When I was a parliamentary candidate I used to enjoy visiting local schools. I always learned something. Of course academies that time were a mere glint in Andrew Adonis’s eye. On Wednesday I visited an academy for the first time. It came about following an invitation from one of my LBC listeners who calls in regularly and takes me to task for some of my views on education policy. It turned out that Alison in Sydenham was also head of the Ebbsfleet Academy, which is just off the M25 near Gravesend. Four years ago it was a failing school. Those parents who cared about their children’s education didn’t want to send their kids there and the schools exam results were a joke. Seventeen per cent would get 5 GCSEs or more. The school then became an academy, changed its name, brought in a new head, and the rest, as they say was history. Last summer 54% of their pupils got 5 GCSEs or more including Maths and English. This year they expect to get more than 60%. It’s a remarkable turnaround. It’s been done through inspirational leadership, an almost total replacement of the teaching staff, and imposing rules and discipline. I have never seen such a clean and tidy school. Even all the classrooms were tidy.

All the classes I visited were full of eager to learn kids with seemingly few discipline problems. Many of the yeargroup classes were split into two – boys in one classroom, girls in another. I was quite surprised to see this, but it’s something that both girls and boys seem to like and think is a good idea. Virtually all the teachers were under 30 and many recruited from the TeachFirst programme. Going round the school, the head knew the name of every single pupil she encountered, and had words of encouragement for all of them. In one of the breaks I sat down with six or seven pupils who told me about their experiences of how their school had been transformed. It was truly inspirational. The school is in an area where 42% of the pupils qualify for the pupil premium. Some of them come from very challenging backgrounds. One of the great things Alison Colwell has brought to the school is a real sense of encouraging her pupils to aspire to be better. I asked the seven kids what they wanted to do when they left school. They all gave aspirational answers – law, accountancy, computer technology. Alison later told me that she asked that question to a group of girls when she first arrived at the school. They all wanted to work in nail bars. Nothing wrong with nailbars, but the point was that they had never really considered anything else.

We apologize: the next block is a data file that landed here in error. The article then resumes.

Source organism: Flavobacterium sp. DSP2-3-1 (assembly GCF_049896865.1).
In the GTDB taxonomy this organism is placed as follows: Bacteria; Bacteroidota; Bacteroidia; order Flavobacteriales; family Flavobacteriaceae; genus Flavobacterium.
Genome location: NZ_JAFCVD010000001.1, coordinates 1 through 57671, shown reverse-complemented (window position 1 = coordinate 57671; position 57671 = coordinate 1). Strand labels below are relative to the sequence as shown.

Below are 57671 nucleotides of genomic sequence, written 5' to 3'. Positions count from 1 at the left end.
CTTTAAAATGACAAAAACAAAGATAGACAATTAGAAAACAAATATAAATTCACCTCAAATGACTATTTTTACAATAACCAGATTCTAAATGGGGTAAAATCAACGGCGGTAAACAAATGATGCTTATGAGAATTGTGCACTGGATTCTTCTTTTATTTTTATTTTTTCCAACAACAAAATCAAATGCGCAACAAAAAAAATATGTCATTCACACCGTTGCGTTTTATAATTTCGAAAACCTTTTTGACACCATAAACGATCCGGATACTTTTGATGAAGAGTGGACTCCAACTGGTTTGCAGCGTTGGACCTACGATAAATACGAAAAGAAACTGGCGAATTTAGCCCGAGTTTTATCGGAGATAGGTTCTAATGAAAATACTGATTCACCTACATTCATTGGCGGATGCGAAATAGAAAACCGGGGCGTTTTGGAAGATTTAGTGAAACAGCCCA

The school is now attracting more and more kids from the local area and is about to start a sixth form. The local community can now be justly proud of it. It just shows how important leadership is for a school. They’ve got the right head teacher at the right time. If this academy is a representative example of the genre, then those schools who are about to convert have nothing to fear. In fact, they should embrace their future. Change is never easy, but it can be very rewarding, as the Ebbsfleet Academy has discovered.